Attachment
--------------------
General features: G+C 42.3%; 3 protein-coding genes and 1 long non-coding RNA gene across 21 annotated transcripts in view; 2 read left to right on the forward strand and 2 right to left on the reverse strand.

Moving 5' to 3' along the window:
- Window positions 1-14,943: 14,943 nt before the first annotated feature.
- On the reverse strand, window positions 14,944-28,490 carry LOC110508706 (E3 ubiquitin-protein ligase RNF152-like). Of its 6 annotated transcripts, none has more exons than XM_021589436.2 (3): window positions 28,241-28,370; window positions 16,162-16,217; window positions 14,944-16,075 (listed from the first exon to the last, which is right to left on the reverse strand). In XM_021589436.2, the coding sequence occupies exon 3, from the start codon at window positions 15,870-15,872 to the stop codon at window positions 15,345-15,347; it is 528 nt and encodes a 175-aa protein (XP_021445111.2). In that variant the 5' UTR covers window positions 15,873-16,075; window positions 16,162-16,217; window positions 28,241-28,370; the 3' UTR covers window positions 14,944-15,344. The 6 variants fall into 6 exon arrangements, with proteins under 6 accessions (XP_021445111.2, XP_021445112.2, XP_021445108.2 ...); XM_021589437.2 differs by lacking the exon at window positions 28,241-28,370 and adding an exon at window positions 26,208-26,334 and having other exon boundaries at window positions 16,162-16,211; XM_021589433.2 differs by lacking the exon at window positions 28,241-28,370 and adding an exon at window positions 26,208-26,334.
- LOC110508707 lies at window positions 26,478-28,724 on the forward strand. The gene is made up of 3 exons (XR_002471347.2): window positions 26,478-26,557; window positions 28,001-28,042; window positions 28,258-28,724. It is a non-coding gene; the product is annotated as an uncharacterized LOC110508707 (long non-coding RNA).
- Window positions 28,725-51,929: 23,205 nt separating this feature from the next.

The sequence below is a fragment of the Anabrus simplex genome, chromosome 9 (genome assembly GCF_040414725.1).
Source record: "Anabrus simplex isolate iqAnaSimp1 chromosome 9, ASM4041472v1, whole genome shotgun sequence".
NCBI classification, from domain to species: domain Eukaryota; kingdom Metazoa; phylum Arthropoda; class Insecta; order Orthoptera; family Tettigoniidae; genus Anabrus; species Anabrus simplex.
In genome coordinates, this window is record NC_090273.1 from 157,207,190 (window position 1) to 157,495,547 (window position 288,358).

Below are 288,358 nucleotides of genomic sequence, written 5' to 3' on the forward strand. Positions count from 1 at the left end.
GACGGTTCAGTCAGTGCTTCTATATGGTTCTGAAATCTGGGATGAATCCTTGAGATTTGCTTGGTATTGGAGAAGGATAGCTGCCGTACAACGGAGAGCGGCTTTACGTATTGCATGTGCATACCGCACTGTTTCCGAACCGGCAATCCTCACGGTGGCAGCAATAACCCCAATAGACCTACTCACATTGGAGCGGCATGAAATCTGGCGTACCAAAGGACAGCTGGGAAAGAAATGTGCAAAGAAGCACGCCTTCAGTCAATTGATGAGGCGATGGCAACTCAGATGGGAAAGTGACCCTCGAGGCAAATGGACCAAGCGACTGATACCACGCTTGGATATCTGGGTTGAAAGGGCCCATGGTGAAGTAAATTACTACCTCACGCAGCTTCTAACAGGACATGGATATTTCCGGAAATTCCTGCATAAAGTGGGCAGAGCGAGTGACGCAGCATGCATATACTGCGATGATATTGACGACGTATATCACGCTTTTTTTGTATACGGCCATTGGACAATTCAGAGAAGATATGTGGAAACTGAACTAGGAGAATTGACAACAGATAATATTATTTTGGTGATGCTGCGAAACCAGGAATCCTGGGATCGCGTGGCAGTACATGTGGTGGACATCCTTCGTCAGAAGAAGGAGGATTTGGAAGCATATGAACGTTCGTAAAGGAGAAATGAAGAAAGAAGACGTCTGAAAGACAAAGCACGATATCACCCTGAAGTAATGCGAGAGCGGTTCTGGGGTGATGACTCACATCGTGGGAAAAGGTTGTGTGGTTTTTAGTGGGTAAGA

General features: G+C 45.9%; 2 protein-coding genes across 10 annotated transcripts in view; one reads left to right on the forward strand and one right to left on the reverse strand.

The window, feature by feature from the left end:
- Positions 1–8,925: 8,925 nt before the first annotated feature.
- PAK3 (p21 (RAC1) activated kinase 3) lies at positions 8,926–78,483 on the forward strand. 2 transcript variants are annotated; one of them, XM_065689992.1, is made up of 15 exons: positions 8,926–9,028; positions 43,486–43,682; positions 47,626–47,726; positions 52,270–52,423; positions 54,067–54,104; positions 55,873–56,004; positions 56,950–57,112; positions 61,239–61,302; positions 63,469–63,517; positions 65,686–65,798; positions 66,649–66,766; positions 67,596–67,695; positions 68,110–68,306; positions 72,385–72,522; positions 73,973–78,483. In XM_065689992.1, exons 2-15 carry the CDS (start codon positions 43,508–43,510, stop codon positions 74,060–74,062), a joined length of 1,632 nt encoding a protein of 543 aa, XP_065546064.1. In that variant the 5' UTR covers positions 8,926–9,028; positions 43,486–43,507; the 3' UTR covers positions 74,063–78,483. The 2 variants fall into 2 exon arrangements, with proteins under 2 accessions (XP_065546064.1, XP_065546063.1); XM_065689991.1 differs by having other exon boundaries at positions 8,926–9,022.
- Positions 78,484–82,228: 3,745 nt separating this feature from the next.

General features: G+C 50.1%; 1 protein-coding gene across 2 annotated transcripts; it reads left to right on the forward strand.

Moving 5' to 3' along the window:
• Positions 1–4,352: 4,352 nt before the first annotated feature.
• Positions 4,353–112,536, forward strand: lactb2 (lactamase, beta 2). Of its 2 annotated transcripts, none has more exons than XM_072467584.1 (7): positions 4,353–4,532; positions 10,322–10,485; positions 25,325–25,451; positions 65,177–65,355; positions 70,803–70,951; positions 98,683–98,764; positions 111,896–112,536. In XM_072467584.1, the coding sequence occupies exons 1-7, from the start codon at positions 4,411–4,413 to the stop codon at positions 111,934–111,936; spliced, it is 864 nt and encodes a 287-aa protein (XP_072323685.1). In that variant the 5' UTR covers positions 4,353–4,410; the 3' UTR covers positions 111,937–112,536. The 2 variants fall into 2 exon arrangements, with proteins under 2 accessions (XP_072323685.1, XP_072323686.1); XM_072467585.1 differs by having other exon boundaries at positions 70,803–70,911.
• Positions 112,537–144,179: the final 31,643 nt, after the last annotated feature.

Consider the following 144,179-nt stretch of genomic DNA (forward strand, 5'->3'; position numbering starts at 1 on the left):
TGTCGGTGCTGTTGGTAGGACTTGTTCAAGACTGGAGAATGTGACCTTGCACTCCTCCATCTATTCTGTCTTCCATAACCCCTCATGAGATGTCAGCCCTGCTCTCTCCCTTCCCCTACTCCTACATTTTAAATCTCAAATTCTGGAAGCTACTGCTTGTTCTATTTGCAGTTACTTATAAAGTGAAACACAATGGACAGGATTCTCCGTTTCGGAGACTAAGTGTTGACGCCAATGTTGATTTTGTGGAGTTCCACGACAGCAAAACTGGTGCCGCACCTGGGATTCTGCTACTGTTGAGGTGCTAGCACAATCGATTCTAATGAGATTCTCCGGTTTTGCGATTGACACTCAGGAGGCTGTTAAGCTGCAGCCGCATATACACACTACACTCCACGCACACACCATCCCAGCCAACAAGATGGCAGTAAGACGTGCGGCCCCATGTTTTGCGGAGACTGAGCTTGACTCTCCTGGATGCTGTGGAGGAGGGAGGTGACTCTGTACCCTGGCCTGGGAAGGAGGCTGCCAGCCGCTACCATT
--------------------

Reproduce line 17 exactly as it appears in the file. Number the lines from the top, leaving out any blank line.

- Positions 78,484–82,228: 3,745 nt separating this feature from the next.